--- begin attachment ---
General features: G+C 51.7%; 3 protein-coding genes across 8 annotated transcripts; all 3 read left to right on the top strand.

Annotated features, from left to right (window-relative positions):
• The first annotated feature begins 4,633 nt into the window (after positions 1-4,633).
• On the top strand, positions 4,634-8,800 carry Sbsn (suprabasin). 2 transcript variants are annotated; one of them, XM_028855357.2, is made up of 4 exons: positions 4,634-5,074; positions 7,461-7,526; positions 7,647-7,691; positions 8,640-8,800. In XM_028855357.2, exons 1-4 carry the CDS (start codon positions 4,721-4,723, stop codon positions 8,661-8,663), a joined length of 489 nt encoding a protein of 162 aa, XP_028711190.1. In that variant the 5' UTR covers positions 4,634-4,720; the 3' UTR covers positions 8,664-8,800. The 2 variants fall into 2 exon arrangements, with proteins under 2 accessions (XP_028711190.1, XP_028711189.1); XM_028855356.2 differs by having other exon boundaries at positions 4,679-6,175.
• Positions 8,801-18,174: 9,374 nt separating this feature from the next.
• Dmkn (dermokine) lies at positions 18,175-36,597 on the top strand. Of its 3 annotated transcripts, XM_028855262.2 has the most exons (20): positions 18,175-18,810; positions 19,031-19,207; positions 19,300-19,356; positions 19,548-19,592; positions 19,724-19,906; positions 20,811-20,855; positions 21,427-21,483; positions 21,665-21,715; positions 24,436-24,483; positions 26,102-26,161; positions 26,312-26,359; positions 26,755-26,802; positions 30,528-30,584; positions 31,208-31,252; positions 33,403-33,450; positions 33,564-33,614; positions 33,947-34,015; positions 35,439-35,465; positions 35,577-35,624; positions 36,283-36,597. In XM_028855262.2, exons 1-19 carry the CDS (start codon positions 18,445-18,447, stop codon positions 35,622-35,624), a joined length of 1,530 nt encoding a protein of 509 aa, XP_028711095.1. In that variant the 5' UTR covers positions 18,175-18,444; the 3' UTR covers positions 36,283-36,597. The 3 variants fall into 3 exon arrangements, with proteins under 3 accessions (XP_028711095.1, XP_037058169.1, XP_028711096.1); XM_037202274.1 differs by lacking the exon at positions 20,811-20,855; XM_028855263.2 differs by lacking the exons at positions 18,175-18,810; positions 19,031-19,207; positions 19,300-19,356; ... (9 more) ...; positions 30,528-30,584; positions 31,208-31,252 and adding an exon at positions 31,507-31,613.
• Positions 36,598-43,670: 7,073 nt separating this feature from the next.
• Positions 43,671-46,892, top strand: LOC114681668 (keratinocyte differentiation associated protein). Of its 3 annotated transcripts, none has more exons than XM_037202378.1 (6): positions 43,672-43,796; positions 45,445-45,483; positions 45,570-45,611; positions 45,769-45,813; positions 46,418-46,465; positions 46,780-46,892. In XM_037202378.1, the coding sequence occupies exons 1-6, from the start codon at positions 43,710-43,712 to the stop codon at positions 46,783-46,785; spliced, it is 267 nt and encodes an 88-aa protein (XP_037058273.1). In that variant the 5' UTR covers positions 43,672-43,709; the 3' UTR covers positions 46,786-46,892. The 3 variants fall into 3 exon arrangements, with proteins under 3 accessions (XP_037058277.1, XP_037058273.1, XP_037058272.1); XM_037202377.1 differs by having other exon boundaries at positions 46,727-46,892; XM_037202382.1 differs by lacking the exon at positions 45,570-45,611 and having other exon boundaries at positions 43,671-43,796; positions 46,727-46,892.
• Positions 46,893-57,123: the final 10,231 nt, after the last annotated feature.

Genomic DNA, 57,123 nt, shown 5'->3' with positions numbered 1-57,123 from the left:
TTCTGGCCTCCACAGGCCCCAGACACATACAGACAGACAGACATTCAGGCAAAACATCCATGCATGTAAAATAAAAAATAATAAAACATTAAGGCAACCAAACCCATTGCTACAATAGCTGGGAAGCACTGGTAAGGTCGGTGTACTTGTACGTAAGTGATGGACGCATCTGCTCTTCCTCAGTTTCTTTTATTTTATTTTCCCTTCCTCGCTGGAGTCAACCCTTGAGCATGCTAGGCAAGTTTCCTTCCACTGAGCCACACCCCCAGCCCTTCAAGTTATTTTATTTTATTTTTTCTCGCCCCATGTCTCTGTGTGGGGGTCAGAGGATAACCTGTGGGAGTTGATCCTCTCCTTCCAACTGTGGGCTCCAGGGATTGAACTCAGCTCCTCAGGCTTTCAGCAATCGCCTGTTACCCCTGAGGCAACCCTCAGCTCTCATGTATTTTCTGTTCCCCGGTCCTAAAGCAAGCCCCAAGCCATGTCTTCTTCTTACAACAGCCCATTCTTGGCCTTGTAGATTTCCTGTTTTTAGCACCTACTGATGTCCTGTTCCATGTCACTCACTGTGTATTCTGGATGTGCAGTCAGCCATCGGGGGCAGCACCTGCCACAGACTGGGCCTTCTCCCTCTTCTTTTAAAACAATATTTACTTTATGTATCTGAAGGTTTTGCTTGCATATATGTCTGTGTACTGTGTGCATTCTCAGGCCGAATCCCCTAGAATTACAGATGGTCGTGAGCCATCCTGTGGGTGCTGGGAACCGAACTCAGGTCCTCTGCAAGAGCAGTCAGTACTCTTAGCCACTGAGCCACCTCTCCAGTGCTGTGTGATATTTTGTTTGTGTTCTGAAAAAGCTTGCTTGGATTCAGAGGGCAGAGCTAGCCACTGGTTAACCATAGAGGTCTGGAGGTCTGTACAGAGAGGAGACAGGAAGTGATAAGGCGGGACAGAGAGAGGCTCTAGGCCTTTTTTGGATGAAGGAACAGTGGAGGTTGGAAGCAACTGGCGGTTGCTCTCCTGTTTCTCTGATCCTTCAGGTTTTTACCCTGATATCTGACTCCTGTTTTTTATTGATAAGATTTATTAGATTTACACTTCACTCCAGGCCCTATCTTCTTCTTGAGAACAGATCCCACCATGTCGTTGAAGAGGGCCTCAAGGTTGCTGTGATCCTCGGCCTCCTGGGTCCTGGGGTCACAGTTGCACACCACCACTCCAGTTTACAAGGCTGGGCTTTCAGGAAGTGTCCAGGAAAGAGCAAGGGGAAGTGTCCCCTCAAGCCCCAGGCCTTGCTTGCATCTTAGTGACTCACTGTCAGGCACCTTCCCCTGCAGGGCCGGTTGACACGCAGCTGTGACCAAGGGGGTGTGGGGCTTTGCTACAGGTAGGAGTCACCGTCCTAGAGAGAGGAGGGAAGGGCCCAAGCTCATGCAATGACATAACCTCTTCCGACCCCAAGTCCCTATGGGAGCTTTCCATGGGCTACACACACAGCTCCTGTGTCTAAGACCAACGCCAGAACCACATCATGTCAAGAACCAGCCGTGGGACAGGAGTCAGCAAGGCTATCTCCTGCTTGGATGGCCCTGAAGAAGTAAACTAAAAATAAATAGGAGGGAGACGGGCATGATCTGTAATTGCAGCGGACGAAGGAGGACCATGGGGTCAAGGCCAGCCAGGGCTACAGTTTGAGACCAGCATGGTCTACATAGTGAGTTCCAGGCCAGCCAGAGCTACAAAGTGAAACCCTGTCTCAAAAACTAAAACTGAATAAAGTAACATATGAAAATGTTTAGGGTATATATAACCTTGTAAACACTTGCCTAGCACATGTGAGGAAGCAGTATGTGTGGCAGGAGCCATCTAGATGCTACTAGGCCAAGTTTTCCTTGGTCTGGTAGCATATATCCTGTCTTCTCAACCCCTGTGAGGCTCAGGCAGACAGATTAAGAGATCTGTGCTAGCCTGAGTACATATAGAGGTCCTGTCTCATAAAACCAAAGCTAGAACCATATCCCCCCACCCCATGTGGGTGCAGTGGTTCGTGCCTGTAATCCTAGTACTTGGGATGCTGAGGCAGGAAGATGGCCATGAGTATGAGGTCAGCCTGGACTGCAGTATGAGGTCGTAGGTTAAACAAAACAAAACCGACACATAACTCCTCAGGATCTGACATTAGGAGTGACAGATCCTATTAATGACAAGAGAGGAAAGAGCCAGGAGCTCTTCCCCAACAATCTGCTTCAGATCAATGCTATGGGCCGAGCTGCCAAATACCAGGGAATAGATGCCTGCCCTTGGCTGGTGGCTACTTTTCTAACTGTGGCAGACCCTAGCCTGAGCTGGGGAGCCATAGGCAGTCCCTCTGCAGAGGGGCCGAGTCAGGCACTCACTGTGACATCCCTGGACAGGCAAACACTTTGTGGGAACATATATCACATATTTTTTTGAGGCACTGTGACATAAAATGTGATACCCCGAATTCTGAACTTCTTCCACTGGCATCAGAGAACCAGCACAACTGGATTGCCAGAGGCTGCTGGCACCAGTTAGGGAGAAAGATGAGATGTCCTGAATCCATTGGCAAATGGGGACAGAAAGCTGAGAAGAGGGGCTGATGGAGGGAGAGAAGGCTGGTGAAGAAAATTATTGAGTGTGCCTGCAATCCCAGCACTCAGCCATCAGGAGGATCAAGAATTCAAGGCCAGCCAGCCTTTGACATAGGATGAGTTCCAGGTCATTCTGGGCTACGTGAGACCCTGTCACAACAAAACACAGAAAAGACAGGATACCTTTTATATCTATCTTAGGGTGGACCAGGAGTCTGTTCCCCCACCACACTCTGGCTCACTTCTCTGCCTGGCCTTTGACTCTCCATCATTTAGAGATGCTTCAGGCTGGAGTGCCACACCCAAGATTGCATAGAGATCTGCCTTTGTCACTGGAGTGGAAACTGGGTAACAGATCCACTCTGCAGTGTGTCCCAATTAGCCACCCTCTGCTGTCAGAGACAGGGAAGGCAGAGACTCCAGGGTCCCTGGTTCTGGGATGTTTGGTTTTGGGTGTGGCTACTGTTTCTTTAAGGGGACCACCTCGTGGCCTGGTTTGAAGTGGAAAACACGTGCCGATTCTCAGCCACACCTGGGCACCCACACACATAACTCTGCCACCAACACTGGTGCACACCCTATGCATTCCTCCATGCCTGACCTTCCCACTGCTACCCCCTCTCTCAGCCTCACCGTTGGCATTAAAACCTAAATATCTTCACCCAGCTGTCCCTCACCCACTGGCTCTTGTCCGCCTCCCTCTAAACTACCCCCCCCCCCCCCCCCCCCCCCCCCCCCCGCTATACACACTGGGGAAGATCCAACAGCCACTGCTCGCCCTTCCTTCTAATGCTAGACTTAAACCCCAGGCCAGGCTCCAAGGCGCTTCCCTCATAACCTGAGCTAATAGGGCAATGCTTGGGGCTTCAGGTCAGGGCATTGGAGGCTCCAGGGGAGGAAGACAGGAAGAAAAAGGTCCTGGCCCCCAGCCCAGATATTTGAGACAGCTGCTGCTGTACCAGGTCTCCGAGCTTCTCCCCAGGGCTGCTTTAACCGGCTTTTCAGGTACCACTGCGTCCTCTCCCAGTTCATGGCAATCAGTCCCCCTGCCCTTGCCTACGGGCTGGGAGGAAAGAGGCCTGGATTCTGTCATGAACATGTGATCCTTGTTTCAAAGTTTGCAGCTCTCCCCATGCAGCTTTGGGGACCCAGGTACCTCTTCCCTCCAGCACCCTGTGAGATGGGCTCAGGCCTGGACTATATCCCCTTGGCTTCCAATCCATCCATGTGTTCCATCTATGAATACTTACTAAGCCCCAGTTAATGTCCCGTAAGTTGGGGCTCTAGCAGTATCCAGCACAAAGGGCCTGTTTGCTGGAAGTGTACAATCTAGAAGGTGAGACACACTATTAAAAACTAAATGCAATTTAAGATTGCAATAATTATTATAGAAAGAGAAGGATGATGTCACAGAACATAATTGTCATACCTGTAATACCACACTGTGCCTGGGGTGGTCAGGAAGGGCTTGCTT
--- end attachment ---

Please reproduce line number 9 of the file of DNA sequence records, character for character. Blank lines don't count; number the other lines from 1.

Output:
• Positions 46,893-57,123: the final 10,231 nt, after the last annotated feature.